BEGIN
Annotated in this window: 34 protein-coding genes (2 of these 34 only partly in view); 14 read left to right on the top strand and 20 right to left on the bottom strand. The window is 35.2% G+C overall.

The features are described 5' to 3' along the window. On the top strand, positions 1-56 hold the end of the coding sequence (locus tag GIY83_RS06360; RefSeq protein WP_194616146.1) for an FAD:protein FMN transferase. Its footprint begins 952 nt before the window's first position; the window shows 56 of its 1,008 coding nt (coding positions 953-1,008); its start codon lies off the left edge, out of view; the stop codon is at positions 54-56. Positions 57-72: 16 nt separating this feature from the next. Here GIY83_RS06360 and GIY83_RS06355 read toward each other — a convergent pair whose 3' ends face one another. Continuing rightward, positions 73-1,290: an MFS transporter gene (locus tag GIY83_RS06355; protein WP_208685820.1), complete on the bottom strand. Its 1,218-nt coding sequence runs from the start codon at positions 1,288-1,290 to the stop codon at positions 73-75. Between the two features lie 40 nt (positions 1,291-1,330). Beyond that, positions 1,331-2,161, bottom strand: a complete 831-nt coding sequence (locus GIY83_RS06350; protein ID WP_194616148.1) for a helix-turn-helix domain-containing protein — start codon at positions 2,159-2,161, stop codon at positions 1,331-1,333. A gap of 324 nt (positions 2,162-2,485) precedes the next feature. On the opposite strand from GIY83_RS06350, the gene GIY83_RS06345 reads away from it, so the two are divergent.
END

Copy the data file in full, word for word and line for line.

Annotated in this window: 34 protein-coding genes (2 of these 34 only partly in view); 14 read left to right on the top strand and 20 right to left on the bottom strand. The window is 35.2% G+C overall.

The features are described 5' to 3' along the window. On the top strand, positions 1-56 hold the end of the coding sequence (locus tag GIY83_RS06360; RefSeq protein WP_194616146.1) for an FAD:protein FMN transferase. Its footprint begins 952 nt before the window's first position; the window shows 56 of its 1,008 coding nt (coding positions 953-1,008); its start codon lies off the left edge, out of view; the stop codon is at positions 54-56. Positions 57-72: 16 nt separating this feature from the next. Here GIY83_RS06360 and GIY83_RS06355 read toward each other — a convergent pair whose 3' ends face one another. Continuing rightward, positions 73-1,290: an MFS transporter gene (locus tag GIY83_RS06355; protein WP_208685820.1), complete on the bottom strand. Its 1,218-nt coding sequence runs from the start codon at positions 1,288-1,290 to the stop codon at positions 73-75. Between the two features lie 40 nt (positions 1,291-1,330). Beyond that, positions 1,331-2,161, bottom strand: a complete 831-nt coding sequence (locus GIY83_RS06350; protein ID WP_194616148.1) for a helix-turn-helix domain-containing protein — start codon at positions 2,159-2,161, stop codon at positions 1,331-1,333. A gap of 324 nt (positions 2,162-2,485) precedes the next feature. On the opposite strand from GIY83_RS06350, the gene GIY83_RS06345 reads away from it, so the two are divergent.